Exhibition > Past > Haus Gallery

Haus Gallery 18.01.2005-25.02.2005


What costs one sunny day?

Vladimir Baciu is Moldovian artist who exhibits in Haus Gallery his most colourful landscapes - something what have never been seen in Estonian art before.

Vladimir Baciu is in many ways an extraordinary artist and this can not be stated only by keeping in mind the current status of the art world of Estonia, but also in a much wider sense: it is not easy to place Baciu onto the background of the Estonian art history. The local landscapes are traditionally elegant due to the nature paintings, which have been accomplished in modest colours during overcast days, but let us be honest – quite lifeless. Grey and greenish shades, landscapes with no persons depicted on them, changes in the mood are forwarded only by “a sensible brush strike” and “careful dislocation of colouring”. Konrad Mägi jumbled everything up, painted of Saaremaa colourful paintings, which were full of emotions and this was noticed and regarded as legendary. Why? Because the surroundings is grey.

Baciu was born in Moldavia, but has already for decades been living in Estonia, has studied and become and artist here. Still, we must also take into consideration the third centre of attraction: Paris and France. Yes, here is something expressively traditional, something very nostalgic. It was the second half of the 19. century and middle of the previous century, when people went to breathe the air of France, after the 1940ies the centre moved to New York, in the nearest past Berlin is the place under discussion. But Baciu visits France in order to breathe the same air, which was gobbled up a long time ago, when in the art of painting were still valid the words of colour and brush.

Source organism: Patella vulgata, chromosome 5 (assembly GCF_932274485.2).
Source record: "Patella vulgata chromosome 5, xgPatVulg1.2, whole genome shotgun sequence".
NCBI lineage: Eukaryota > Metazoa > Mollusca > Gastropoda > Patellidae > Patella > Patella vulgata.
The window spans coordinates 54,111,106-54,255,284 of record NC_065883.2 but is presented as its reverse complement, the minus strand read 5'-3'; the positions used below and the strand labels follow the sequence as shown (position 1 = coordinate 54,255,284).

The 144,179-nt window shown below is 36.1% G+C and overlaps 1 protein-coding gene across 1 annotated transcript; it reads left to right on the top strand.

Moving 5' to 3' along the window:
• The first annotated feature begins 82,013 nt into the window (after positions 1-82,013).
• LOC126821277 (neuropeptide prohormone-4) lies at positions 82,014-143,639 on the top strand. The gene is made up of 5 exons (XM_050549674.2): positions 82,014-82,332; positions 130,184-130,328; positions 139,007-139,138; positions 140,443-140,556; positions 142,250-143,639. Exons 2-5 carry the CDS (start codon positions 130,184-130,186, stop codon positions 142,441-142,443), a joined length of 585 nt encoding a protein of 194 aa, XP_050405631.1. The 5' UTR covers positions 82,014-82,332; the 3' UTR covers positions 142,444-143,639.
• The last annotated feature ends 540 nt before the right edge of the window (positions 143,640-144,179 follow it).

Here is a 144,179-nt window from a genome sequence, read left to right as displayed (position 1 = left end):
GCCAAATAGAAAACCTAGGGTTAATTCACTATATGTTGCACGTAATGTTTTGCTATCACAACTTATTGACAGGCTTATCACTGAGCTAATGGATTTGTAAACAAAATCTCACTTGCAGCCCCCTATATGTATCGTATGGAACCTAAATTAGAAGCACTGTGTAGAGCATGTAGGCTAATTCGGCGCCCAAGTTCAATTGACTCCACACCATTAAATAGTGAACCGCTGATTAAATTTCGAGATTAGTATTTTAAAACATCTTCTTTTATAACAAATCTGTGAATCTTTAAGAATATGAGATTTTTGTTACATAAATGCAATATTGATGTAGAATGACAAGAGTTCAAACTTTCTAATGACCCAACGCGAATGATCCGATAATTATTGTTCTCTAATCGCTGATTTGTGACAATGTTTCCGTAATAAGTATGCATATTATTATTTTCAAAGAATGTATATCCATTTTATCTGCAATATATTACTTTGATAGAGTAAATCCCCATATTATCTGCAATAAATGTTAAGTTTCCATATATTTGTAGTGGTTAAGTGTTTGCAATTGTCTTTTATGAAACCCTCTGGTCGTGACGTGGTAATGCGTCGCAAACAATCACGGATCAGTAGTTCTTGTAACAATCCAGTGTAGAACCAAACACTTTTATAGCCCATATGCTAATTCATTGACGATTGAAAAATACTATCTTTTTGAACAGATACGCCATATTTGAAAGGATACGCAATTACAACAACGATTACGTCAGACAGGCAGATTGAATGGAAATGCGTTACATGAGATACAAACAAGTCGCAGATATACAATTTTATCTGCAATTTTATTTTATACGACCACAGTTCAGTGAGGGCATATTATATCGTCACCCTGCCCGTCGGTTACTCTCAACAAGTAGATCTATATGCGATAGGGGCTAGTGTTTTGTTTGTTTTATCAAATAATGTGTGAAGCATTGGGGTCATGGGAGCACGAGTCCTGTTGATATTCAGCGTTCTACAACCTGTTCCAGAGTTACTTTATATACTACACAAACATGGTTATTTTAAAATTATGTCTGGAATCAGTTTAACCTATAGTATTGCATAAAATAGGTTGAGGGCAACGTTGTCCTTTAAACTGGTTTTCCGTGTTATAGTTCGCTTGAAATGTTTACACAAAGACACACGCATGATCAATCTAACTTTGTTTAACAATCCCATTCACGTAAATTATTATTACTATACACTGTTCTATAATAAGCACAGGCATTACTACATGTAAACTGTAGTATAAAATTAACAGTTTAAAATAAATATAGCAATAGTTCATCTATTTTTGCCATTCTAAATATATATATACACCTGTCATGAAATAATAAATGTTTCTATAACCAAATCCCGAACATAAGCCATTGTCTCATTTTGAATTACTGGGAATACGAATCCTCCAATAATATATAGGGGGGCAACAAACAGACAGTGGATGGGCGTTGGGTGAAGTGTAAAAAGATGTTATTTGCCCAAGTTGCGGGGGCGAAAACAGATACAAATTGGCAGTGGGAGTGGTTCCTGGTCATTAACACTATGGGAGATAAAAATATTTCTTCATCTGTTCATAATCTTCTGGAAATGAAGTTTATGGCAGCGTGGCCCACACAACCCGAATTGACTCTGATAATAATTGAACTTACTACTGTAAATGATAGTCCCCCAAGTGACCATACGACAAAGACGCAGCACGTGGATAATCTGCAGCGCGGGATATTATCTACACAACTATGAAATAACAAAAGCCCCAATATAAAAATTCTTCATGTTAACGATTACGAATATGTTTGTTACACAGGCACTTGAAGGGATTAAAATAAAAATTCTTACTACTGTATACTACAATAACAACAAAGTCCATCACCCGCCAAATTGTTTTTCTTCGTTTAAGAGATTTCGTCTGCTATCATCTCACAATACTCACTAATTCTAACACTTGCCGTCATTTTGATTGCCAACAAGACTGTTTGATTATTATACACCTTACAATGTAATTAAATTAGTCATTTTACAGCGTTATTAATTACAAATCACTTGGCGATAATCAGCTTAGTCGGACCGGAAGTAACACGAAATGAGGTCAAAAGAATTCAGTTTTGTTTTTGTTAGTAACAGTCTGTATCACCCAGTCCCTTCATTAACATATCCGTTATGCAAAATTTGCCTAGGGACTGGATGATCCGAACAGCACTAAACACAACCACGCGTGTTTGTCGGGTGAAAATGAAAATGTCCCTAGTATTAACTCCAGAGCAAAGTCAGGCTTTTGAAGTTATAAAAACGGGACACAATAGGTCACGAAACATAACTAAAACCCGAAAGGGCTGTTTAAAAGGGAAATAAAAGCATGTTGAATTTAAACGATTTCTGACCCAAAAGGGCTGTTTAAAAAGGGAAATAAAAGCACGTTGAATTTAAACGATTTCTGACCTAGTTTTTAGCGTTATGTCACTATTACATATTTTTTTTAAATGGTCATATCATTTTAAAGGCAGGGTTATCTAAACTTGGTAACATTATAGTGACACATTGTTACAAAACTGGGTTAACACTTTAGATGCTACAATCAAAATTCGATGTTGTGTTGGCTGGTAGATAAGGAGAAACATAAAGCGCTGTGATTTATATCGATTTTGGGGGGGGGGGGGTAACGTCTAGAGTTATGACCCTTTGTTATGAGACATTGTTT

One could call the paintings by Baciu carelessly impressionistic ones. It is stressed that we are dealing with open air paintings, Baciu has worked at the site, but also in his studio. Colour shades are subtle and recognisably of Vladimir Baciu – style, one painting contains them more that any motif could offer in the real life. But Baciu has actually stepped a step forward from the impressionists. As when the latter regarded of importance the exact reflecting of the nature as it was projected on the bottom of the eye, being so actually the developers of realism, then Baciu decisively subordinates the depicted items to himself.

Baciu’s paintings are in a sense larger than life. If we hang his painting somewhere into the nature, we could have a shot of absinth proving that it strikes the eye. This extraordinary power at using of colours, even piling them up here and there, this charming skill to pick out from the depicted material motives which cast shadows, make us see things differently, this unique ability to have the eye to detect dialogues between colours – this all forms the core of the art of Baciu. Is there anything extraordinary? Hardly. Is there anything extremely original? Hardly. Baciu is just extremely self-confident. He does not care for innovations. He is interested in the painting, the moment here and now,  grasping it and sinking it into colours. The rest is already something that has nothing to do with art.

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